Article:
• United States



by Al Passori

Enterprisewide Information Security Policy Best Practices

Dec 15, 20006 mins
CSO and CISOData and Information Security

CIOs are increasingly shouldering the burden of providing the necessary guidance and security measures to protect the enterprise from cyber threats. High-performing CIOs recognize the foundation for security begins by adopting enterprisewide security policies.

META Trend: By 2004, 40% of Global 2000 enterprises (vs. 7% currently) will have transformed into information businesses. The information economy will place new pressures on IT organizations to deliver information products, with industry leaders adept at creating information value networks and information architectures.

Throughout 2000-02, leading CIOs managing the successful transition to information service provider will concentrate on increasing the business perception of information dependence while also developing repeatable processes for sustaining information delivery capabilities.

During the week of February 7, 2000, hackers launched distributed denial-of-service attacks on several prominent Web sites, including Yahoo, E*Trade,, and eBay. On October 26, Microsoft reported hackers had tapped the digital blueprints of future MS products, highlighting major information security risks that plague an increasing number of Global 2000 (G2000) companies with no formal policies, weak or disorganized security measures, and controls. According to recent survey data, nine out of 10 companies and government organizations reported security breaches in the past year. Of the 42% willing (or able) to quantify the damages and financial losses, the total ran to $265M.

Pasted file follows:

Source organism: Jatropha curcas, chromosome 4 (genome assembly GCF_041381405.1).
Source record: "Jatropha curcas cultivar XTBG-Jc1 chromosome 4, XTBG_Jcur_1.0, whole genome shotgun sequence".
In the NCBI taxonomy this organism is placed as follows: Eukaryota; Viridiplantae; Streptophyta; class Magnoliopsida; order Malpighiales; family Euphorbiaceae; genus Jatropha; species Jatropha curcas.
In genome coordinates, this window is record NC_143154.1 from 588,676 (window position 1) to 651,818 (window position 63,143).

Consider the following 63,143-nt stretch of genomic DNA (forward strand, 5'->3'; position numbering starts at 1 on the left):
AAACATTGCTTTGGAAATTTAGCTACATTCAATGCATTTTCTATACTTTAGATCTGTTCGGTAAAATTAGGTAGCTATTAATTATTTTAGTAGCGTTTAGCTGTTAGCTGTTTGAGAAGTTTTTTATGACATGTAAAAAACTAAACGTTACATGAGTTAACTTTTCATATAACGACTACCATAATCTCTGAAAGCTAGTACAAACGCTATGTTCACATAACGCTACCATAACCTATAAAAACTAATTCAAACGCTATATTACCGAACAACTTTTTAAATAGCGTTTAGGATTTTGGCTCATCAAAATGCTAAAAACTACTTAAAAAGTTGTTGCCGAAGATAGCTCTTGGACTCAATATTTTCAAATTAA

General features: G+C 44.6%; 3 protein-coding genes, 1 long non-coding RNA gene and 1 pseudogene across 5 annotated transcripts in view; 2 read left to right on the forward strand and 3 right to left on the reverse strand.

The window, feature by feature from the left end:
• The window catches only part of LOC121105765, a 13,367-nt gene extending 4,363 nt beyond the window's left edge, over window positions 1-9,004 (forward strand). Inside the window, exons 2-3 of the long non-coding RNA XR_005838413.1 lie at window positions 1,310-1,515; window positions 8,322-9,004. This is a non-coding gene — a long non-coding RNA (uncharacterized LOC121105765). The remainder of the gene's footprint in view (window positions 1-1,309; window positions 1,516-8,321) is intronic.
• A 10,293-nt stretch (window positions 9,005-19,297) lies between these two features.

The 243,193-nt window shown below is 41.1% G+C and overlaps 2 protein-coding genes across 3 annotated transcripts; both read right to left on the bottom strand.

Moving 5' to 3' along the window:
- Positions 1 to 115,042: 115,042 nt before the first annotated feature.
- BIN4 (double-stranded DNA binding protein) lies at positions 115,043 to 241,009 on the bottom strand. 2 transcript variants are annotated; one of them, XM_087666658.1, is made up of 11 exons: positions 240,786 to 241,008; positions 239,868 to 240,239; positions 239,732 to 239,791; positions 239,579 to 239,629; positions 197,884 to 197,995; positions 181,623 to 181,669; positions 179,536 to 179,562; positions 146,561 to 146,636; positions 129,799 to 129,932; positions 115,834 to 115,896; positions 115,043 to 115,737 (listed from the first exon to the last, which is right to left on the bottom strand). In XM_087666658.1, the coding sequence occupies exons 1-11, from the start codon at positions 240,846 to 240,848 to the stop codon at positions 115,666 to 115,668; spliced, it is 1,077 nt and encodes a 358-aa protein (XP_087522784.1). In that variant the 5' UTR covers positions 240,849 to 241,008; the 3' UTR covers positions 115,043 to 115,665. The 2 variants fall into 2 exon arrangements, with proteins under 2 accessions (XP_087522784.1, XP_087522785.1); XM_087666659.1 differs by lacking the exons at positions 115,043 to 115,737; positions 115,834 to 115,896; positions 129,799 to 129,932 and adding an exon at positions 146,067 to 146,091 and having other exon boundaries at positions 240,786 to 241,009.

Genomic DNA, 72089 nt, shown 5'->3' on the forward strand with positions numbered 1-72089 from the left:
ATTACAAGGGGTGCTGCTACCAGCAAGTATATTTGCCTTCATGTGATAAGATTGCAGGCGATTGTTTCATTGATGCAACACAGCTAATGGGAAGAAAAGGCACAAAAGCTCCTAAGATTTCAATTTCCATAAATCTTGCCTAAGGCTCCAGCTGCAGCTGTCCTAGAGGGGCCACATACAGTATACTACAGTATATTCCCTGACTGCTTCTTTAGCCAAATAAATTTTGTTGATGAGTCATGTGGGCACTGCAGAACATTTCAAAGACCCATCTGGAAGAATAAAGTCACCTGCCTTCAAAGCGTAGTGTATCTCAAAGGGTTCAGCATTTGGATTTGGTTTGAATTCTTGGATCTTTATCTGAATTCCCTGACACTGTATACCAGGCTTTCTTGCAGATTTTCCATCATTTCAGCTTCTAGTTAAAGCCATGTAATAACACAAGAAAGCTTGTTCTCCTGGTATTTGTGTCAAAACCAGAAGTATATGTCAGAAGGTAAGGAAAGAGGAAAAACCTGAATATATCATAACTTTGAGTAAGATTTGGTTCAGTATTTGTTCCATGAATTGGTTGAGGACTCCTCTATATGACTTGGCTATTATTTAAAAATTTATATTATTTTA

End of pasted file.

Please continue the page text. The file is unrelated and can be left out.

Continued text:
As Internet commerce continues to soar, cyber crime is increasing exponentially. The Department of Justice (DOJ) case load reflects this growth. In FY98, DOJ opened 547 computer intrusion cases; in FY99, that number jumped to 1154 (up 53%). Similarly, the number of pending cases increased from 206 at the end of FY97, to 601 at the end of FY98, to 834 at the end of FY99, and to more than 900 by mid-FY00 (a 77% increase in pending cases in less than a three-year period).